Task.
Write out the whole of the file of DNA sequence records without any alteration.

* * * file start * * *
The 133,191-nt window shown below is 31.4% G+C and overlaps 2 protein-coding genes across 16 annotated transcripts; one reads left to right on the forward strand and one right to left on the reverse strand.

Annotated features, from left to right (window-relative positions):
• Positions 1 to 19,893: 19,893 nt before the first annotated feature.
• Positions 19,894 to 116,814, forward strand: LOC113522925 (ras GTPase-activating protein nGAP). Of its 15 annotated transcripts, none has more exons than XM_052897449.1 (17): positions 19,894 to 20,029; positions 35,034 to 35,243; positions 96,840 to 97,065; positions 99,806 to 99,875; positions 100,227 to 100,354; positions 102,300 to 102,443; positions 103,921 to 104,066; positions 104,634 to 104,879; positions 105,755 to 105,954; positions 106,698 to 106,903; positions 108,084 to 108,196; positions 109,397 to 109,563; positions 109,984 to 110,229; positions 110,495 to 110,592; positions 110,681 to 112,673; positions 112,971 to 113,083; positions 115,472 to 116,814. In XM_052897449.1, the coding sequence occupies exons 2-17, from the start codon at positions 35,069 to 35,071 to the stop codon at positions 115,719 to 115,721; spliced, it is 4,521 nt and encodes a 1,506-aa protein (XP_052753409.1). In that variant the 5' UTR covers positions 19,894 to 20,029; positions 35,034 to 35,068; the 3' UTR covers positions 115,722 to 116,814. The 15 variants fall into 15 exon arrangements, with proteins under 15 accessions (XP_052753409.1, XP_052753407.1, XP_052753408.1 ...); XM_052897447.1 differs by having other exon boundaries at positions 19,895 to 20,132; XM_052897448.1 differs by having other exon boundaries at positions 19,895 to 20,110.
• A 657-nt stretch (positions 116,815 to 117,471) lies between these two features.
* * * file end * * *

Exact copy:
The 133,191-nt window shown below is 31.4% G+C and overlaps 2 protein-coding genes across 16 annotated transcripts; one reads left to right on the forward strand and one right to left on the reverse strand.

Annotated features, from left to right (window-relative positions):
• Positions 1 to 19,893: 19,893 nt before the first annotated feature.
• Positions 19,894 to 116,814, forward strand: LOC113522925 (ras GTPase-activating protein nGAP). Of its 15 annotated transcripts, none has more exons than XM_052897449.1 (17): positions 19,894 to 20,029; positions 35,034 to 35,243; positions 96,840 to 97,065; positions 99,806 to 99,875; positions 100,227 to 100,354; positions 102,300 to 102,443; positions 103,921 to 104,066; positions 104,634 to 104,879; positions 105,755 to 105,954; positions 106,698 to 106,903; positions 108,084 to 108,196; positions 109,397 to 109,563; positions 109,984 to 110,229; positions 110,495 to 110,592; positions 110,681 to 112,673; positions 112,971 to 113,083; positions 115,472 to 116,814. In XM_052897449.1, the coding sequence occupies exons 2-17, from the start codon at positions 35,069 to 35,071 to the stop codon at positions 115,719 to 115,721; spliced, it is 4,521 nt and encodes a 1,506-aa protein (XP_052753409.1). In that variant the 5' UTR covers positions 19,894 to 20,029; positions 35,034 to 35,068; the 3' UTR covers positions 115,722 to 116,814. The 15 variants fall into 15 exon arrangements, with proteins under 15 accessions (XP_052753409.1, XP_052753407.1, XP_052753408.1 ...); XM_052897447.1 differs by having other exon boundaries at positions 19,895 to 20,132; XM_052897448.1 differs by having other exon boundaries at positions 19,895 to 20,110.
• A 657-nt stretch (positions 116,815 to 117,471) lies between these two features.